Cooking workshop @ L’Avant-Goût © Les Sens du Goût
Cooking workshop @ L’Avant-Goût © Les Sens du Goût

The activities in the Common kitchen continue under the previous format, facilitated by le Sens du Goût together with the coordination of the CCAS. The workshops finally moved to their final destination, Chaud Bouillon!, on 4th October 2021, and a new dynamic has emerged. Not only have the workshops not lost participants in the move, but on the contrary, they have been many demands from new partners. As Margaux HELFER from the CCAS explains, they have had to get adjusted to the new demands: “We will have to learn to manage all the incoming demands, our agendas are already full! We used to work with our direct partners, now, organisations from outside the UIA project come and ask for a timeslot. We will create synergies amongst each other to make the most out of the available planning”.

Cooking Workshop on 11 October 2021 © Cuisine Commune de Chaud Bouillon ! - J. Quispe Leuridan
Cooking Workshop on 11 October 2021 © Cuisine Commune de Chaud Bouillon ! - J. Quispe Leuridan

[1] These week-ends also benefitted from activities from other local NGOs :  Korzeam, providing initiation to African music and danse; Don Man shop and l'Artotheque L'inventaire, on plastic arts; Bicloubook, reading of books; all these with local public support, from Politique de la Ville fund.

The support to entrepreneurs has been extended and 12 entrepreneurs are now being incubated (out of 27 applicants). Before the opening of the Professional kitchen, activities took place in a Tiers-lieu called Bazaar St-So, for a total of 300 hours of support. Now, the professional kitchen has been fully operational since 30 August 2021. A visit was organised on 15 September 2021, and cooking on site launched at the same time. Before the Food Court opens (see below), the entrepreneurs have the chance to test their products in other places.

The training for professionals has moved forward. The caterer has now been selected and started working on 21 September 2021. The pandemics restricted the willingness of caterers to apply for this position, yet, Baluchon managed to recruit a motivated professional wishing to move into training. Clients for the caterer will be identified and provided by Baluchon: there is already a long waiting list as the pool of sustainable and local caterers able to produce large quantities is very limited in Lille.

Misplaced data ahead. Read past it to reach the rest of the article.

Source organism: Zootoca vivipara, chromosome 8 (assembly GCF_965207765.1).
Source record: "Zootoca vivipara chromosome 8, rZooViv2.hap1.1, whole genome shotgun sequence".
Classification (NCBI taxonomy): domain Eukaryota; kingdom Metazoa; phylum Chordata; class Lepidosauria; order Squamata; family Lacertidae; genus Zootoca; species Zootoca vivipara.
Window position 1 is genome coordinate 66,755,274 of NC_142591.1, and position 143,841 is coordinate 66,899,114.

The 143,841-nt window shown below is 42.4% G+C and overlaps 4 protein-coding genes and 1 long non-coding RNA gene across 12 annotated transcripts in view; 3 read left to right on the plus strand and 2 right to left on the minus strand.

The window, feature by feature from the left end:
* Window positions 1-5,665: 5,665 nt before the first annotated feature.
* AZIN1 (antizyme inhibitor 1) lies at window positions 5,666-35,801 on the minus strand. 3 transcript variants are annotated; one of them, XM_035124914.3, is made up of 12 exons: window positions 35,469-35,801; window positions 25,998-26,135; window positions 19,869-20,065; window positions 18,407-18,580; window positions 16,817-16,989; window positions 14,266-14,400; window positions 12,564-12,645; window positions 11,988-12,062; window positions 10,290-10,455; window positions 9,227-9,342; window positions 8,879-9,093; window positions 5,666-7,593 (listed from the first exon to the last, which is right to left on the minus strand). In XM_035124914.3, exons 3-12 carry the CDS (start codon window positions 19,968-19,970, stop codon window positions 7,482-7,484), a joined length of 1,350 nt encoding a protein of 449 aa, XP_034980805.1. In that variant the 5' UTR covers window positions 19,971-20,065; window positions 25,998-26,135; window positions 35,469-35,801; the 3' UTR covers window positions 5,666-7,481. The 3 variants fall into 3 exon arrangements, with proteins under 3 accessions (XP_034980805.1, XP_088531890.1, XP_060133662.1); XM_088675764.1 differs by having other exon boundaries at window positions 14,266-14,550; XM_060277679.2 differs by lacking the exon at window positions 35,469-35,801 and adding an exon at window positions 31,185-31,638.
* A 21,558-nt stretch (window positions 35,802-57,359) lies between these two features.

One of the rooms of the professional kitchen © Marcelline Bonneau
One of the rooms of the professional kitchen © Marcelline Bonneau


The Urban Farm is maybe the biggest success of the project in its last year. Indeed, while it was composed of two main types of activities during the prototyping phase - urban agriculture experimentation and awareness-raising/education with the general public - the form it would take, both physically and in terms of governance was yet to be defined a year ago.

In terms of the experimentations carried out by Junia, the engineering school, the major challenge remained to ensure that the correct infrastructure would be built, while being dependent on a complex public procurement, with limited market offers. Visiting the farm in September 2021 was an unexpected surprise with two functional and well-adjusted greenhouses. Indeed, these greenhouses are host to aeroponics and hydroponics experimentations to also supply food for the upcoming Food Court, fed by an aquaponics system, heated by a mushroom growth.

Urban farm’s greenhouse © Marcelline Bonneau
Urban farm’s greenhouse © Marcelline Bonneau

The awareness-raising activities of Lilotopia – the name given to the UIA offspring of educational NGO on urban agriculture – are multiple, covering seedings, testing (larva growth, endive growth), spirulina farm, and raised beds. The most impressive work has been that based on governance and business model development. Indeed, Lilotopia was seeking a collaborative governance model involving local residents, NGOs and Chaud Bouillon!’s partners. An online co-creation workshop was organised 16 December 2021, to support this process, which led to the set-up of an NGO. Closely related to this, the business model was eventually decided to be based on own revenues from activities with local organisations and housing providers, as well as public subsidies.

Lilotopia in action © J. Quispe Leuridan
Lilotopia in action © J. Quispe Leuridan

The collaboration between Junia and Lilotopia currently takes the form of a partnership for Lilotopia to sub rent the space and jointly communicate. Links are on-going with the Common and Professional Kitchens. One of the next ambitions is to get greater involvement with the neighbourhood, its local inhabitants, NGOs, and social housing companies.

The different elements of the infrastructure of Chaud Bouillon! are now almost all finalised: the building is ready to welcome all activities, the Common Kitchen and the Professional Kitchen are fully operational as is the urban farm. These will be centered around the Food Court. Yet, even though the infrastructure and the business model are all prepared and funding secured, the exact format under which the Food Court can open by the chosen company, Petite Lune, is still not entirely defined.